Michiko Yao is an interdisciplinary artist born in Osaka, Japan, who received both her B.F.A. and M.F.A in Southern California at CalArts. Her work explores the relationship between Western and Eastern imperialism, and references unique social behaviors and fantasies of contemporary Japan. Yao's practice, encompassing video, photography and installation, uses specific Japanese historical and aesthetic signifiers, ranging from the legacy of Dutch hegemony, to ikebana (the art of Japanese flower arrangement), to modern fetish sub-cultures.
By traversing a broad timeframe of Japanese culture, Yao seeks to expose the underpinnings of current societal ideals of gender roles and consumerist pastimes. In works like Habitus (2009), the artist assumes the role of scientific observer in the tradition of German physician and botanist Philipp Franz von Siebold who studied Japanese flora and fauna during his stay on Dejima, a Dutch-operated trading post off the coast of Nagasaki, in the 19th century. Drawing an overt correlation between flower blossoms and feminine youth, delicacy and genitalia, Yao categorizes the unique fetish genres embraced by contemporary Japanese women as florae caught in specimen jars.
In the video work Samsara Pleasure Principle (2009), Yao expands on the historical influences of Western culture in Japan from the Edo period until today. Herein the artist creates a gradually unfolding narrative in the form of a floral still life gesticulating in slow motion. The composition references both Dutch Golden Age painting and ikebana, drawing upon the cultural exchange that evolved through the trading relationship between Japan and the Netherlands. The flowers themselves are artificial, suggesting a stylized version of nature that questions the reality of the subject. Further exploring the line between hyperrealism and fantasy, the artist infuses the tableau with elements from the contemporary notion of "cute" culture in Japan, known as kawaii, as evidenced in a kitsch toy worm with a smiley face that crawls cross the setting. A deep underlying tension, both voyeuristic and sexual, pervades the image as the flowers spread out, and in some instances, ooze a thick substance. Subtly, Yao draws the viewer full circle from the expanded sphere of influence of Western culture to excesses produced by capitalism and modern Japanese consumerism.
Additional works use flowers as stand-ins for young women and girls, as the artist attempts to hone in on media-generated ideas of femininity and sexuality. Flora (2008), a multi-channel video installation, features a series of close-ups of moving, individual flowers. The studies of the flowers take on anthropomorphic qualities and emulate portraits; the blossoms seemingly pose for the camera while their motions appear eroticized after prolonged viewing. The piece Lily (2009) directly references sexual acts popularized in Japanese pornography, such as bukkake. Here the artist showcases two artificial flowers that slowly open up to release a gooey liquid. These works, together with the bulk of Yao's practice to date, assess, classify and analyze the psycho-geography of Japanese social constructs.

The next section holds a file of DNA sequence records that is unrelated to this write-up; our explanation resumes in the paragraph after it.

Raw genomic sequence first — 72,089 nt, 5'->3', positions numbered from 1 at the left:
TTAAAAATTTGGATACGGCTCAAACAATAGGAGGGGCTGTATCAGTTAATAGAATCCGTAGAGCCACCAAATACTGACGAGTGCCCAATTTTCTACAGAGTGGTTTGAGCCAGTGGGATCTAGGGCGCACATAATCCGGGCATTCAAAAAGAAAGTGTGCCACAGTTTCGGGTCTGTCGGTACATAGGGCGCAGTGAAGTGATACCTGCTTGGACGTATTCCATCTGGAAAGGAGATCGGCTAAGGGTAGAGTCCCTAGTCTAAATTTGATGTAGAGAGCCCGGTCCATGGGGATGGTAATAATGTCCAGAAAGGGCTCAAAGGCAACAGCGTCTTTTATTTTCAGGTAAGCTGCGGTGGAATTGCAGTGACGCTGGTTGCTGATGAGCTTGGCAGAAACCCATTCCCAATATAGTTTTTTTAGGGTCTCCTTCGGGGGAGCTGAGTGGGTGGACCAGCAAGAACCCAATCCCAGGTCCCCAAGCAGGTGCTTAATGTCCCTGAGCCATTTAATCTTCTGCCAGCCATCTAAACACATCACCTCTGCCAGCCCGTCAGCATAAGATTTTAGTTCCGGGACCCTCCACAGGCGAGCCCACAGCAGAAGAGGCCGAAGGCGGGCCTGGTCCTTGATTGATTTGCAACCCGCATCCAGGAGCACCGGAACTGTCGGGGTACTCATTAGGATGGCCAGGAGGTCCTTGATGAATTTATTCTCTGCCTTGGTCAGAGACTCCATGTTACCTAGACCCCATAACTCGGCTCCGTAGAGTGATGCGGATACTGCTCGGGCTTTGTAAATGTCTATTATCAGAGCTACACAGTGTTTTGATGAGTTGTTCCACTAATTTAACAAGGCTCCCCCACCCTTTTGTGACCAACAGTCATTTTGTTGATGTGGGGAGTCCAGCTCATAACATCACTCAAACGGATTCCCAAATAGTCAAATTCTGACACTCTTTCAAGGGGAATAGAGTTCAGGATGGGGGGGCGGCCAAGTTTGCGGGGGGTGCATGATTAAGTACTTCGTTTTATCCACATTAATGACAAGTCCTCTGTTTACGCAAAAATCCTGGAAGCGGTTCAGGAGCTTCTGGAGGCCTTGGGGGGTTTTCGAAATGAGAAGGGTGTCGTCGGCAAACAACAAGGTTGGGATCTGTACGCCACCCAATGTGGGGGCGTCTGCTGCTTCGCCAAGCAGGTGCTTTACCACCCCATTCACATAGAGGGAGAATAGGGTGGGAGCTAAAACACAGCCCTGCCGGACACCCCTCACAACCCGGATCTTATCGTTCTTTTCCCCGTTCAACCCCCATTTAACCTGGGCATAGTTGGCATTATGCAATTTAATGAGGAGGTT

The artist comments on her own interest in cultural critique:
"The goal of my art practice is to expose social stereotypes in both Eastern and Western cultures and to confront the boundaries of socio-culturally constructed ideas of gender, race, and sexuality and their relation to power. My critical view of the culture, religion and traditions of Japan was formed during my childhood in Osaka, where I first observed the unequal status of 'Others' - women and minority groups, immigrants from other Asian countries and descendents of the lowest classes. In addition, growing up in the final years of the 'Japanese postwar economic miracle,' I experienced the social and cultural stimulation, as well as the confusion, of the rapid absorption of Western values by Japanese tradition. Lastly, my move to the U.S. has added a global context and an external point of view to the construct of my examination of Japanese culture."
Yao's work has been exhibited in many venues including the Los Angeles County Museum of Art, REDCAT, the Museum of Jurassic Technology, the Japanese American National Museum, Orange County Museum of Art, Laguna Art Museum, Museu Brasileiro da Escultura in Brazil, and Kidang Museum in South Korea. She is a recipient of James Irvine Foundation's Visions from the New California 2012 Award supported by the Alliance of Artist Communities. Through this program, Yao is in residence in the 18th Street Art Center from January 3- March 31, 2012. For more information about her work visit: www.michikoyao.com
Top Image: Michiko Yao at 18th Street Art Center.
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